Editore"s Note
Tilting at Windmills

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March 3, 2010

MASSA TO 'ENTER THE FINAL PHASE' OF HIS LIFE.... Rep. Eric Massa (D-N.Y.) announced today that he's retiring from Congress this year, citing a recurrence of cancer.

In a conference call with reporters, Massa said he was hospitalized in December with a recurrence of cancer, and that doctors have told him he would no longer be able to function at full speed all the time.

"I run at about a hundred miles an hour. And my doctors have made it clear to me that I can no longer do that," Massa said.

"I do not have the life's energy to fight all the battles all the time," he said. "I will now enter the final phase of my life at a more controlled pace." Massa, who is in his first term, did not take questions from reporters on the conference call.

Politico reported that Massa's retirement is the result of an ethics investigation, stemming from alleged sexual harassment charges filed by a former male staffer. The congressman conceded he's "a salty guy" who has "used salty language" with staff, but angrily denied the allegations. Referring to the Politico piece, Massa said "those kinds of articles -- unsubstantiated without fact or backing -- are a symptom of what's wrong with this city."

There were also some reports earlier that Massa would announce his resignation from Congress, but he did not comment on leaving the Hill before the end of his term.

According to Chris Cillizza's count, Massa is the 15th House Democrat to announce his retirement this year, as compared to 19 House Republicans. The NRCC was already targeting Massa for defeat in his historically "red" district, and Republican officials are confident that Dems will not be able to keep the seat in November.

As this relates to the ongoing debate over health care reform, Massa opposed the Democratic legislation in November. Whether his retirement might free Massa to vote for reform now is not yet clear.*

* Update: This is an important clarification: Massa has been criticial of the Democratic reform proposal from the left, not the right. He support single-payer, so he doesnt need to be "freed" from local pressure.

Steve Benen 4:45 PM Permalink | Trackbacks | Comments (8)

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Comments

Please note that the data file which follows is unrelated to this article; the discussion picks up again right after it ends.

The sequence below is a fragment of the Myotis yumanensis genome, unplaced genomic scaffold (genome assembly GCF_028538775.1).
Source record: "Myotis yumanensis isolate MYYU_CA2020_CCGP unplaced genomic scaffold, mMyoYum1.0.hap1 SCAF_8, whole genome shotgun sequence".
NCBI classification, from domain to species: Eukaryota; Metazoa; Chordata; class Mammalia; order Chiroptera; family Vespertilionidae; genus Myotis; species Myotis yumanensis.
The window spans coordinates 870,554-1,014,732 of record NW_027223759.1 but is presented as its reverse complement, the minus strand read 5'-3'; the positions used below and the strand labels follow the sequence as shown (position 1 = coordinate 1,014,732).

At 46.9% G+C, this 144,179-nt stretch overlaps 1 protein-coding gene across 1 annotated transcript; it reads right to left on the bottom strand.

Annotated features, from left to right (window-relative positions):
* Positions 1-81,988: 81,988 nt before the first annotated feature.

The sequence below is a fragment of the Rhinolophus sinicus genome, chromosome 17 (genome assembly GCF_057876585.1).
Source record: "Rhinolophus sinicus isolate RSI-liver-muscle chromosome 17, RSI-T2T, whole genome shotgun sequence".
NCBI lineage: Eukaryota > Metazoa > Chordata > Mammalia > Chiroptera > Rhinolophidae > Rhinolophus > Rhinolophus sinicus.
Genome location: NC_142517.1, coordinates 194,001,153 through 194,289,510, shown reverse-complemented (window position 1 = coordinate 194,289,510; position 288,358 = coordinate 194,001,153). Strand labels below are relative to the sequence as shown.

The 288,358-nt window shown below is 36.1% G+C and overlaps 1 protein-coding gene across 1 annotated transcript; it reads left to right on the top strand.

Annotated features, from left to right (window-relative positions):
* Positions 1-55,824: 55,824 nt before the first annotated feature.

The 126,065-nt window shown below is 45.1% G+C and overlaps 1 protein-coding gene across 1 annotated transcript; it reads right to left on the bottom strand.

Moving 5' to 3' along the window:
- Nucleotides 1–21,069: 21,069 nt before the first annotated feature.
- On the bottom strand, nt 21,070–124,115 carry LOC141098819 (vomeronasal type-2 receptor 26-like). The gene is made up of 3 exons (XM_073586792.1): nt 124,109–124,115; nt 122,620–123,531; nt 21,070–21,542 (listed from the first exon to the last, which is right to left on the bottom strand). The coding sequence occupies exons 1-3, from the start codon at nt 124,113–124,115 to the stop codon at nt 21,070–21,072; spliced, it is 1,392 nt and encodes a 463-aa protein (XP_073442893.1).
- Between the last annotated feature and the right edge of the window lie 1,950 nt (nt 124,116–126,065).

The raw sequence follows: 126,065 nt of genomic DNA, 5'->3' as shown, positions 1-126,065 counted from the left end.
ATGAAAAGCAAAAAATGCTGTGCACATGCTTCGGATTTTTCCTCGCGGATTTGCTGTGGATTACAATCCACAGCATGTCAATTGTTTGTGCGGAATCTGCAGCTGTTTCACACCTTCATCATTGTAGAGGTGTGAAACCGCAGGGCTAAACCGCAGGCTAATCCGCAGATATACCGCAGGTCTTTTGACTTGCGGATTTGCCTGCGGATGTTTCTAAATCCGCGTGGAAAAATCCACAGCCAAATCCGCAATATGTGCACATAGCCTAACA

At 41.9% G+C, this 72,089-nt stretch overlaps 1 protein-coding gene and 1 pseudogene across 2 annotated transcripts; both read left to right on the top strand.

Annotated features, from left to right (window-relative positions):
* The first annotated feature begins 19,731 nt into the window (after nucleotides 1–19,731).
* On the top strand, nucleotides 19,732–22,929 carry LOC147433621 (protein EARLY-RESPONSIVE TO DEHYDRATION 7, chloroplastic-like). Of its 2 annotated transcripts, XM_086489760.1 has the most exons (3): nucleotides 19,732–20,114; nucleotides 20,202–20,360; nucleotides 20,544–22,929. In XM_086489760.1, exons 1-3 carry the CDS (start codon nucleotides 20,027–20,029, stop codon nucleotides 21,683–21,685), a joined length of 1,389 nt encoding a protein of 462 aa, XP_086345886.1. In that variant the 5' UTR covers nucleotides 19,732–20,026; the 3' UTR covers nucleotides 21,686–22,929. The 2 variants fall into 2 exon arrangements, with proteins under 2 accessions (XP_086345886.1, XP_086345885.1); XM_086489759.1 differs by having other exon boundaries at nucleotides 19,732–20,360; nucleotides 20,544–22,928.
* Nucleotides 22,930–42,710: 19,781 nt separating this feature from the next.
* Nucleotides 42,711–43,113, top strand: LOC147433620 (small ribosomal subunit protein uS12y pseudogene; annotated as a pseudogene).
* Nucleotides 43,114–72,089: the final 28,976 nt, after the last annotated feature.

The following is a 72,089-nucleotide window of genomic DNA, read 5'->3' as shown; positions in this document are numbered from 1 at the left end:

Perhaps Rep. Massa should consider that after leaving Congress he'll no longer have health care. He should want to support that bill. :-)

Posted by: fourlegsgood on March 3, 2010 at 4:55 PM | PERMALINK

Massa was one of just two members of the House Progressive Caucus to vote against the original bill, presumably because it didn't go far enough. One would think he would vote in favor of the current bill.

Posted by: KTinOhio on March 3, 2010 at 4:56 PM | PERMALINK

"One would think he would vote in favor of the current bill."

Of course, as soon as I wrote that, I read in TPM that Raul Grivalja and Dennis Kucinich are leaning toward voting against the bill. Geez, people, don't let the perfect become the enemy of the good.

Posted by: KTinOhio on March 3, 2010 at 5:23 PM | PERMALINK

right KT, he definitely didn't think it went far enough, don't know where he stands now.

Posted by: phil on March 3, 2010 at 5:23 PM | PERMALINK

Wait, does salty mean gay now too? I'm gay and even I'm confused!

Posted by: Trollopy Gayness on March 3, 2010 at 6:40 PM | PERMALINK

Why the F do you insist on treating Politico like anything other than a purveyor of propaganda?

Do you have friends over there you're trying to support? Tell them to run away, before their integrity is ruined.

Posted by: JPS on March 3, 2010 at 8:53 PM | PERMALINK

four--Eric will still have health care, he's a Navy vet and never did sign up for the congressional health plan. And he voted against the health care bill because it didn't contain single payer.

I thought he was a good congressman and I'll miss him.

Posted by: Cathy on March 3, 2010 at 10:07 PM | PERMALINK

Massa opposes the current bills because they don't have a public option. This is a tough, hard-working guy who is trying to do the best for his constituency, and for all of us, while in Congress. We need 100 more like him: direct, forthright, unafraid to fight for principles.

Should he vote for the compromise? Of course, if that's all we're going to get, but don't blame the guy for criticizing the bad deal.

Posted by: nancycadet on March 4, 2010 at 8:54 AM | PERMALINK
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